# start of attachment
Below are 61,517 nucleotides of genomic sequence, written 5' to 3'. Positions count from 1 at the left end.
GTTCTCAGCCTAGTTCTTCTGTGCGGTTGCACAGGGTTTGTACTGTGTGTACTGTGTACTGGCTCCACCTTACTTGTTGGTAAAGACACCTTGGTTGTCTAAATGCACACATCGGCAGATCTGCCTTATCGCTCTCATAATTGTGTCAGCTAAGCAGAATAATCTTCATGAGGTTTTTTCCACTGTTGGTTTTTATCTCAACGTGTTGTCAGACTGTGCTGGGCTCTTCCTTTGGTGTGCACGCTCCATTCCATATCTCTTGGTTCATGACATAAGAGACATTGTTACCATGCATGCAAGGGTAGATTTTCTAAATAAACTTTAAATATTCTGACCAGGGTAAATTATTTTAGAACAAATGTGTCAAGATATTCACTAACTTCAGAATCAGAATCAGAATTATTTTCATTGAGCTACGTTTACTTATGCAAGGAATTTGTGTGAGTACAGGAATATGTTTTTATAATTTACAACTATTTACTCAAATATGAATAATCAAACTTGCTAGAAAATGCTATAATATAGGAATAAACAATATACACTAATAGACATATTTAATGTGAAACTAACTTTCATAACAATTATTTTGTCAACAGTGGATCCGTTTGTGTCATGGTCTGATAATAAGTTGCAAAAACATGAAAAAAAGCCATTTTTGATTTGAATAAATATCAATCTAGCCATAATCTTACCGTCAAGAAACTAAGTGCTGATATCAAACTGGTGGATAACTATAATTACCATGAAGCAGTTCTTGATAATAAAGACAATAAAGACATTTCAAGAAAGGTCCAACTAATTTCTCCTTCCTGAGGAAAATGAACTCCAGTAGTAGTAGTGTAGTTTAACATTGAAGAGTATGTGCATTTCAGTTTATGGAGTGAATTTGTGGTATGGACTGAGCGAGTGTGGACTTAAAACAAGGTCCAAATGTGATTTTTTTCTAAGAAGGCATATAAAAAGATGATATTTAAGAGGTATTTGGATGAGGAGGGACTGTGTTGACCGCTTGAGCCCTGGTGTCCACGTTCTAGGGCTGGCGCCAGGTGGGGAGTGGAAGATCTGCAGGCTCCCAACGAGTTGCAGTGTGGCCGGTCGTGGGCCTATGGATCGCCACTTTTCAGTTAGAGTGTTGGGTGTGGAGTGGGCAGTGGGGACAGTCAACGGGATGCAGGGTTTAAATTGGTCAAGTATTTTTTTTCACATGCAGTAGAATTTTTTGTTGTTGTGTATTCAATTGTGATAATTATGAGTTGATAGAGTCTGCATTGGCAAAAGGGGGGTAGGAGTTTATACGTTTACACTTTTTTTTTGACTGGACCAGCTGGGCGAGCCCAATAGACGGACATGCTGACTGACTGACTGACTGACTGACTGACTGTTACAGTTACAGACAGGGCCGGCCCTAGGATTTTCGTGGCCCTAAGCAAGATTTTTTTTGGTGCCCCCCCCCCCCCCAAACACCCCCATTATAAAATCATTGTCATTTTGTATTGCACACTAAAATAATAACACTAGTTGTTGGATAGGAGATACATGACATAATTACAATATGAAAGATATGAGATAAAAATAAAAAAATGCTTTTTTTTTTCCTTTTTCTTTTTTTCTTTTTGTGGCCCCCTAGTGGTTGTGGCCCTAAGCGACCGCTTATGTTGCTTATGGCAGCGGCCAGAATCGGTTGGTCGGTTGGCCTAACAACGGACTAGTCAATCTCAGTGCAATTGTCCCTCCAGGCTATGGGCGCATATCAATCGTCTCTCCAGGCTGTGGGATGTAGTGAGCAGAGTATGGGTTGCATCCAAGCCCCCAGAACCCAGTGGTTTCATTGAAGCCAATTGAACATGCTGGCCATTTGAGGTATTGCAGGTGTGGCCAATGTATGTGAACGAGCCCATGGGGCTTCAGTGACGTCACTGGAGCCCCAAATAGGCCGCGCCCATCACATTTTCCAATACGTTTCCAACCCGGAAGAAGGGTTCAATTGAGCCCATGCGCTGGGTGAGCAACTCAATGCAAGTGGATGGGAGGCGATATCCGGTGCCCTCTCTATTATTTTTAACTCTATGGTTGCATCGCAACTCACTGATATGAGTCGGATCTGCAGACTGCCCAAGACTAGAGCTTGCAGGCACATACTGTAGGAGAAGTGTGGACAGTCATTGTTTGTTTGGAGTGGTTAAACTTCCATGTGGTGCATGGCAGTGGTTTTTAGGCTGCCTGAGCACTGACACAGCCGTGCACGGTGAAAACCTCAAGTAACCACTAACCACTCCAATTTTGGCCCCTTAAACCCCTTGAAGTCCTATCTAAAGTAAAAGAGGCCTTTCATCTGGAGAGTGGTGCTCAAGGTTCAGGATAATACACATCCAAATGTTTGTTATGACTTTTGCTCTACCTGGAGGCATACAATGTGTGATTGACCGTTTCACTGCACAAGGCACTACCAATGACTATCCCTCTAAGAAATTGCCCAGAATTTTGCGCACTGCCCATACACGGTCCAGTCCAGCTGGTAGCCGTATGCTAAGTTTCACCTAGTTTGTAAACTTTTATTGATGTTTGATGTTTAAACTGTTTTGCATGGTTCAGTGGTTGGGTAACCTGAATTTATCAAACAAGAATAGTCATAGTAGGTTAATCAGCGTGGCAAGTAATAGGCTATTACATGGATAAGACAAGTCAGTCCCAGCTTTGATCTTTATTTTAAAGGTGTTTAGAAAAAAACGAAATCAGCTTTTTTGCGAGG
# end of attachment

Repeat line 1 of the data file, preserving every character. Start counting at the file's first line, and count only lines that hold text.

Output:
Below are 61,517 nucleotides of genomic sequence, written 5' to 3'. Positions count from 1 at the left end.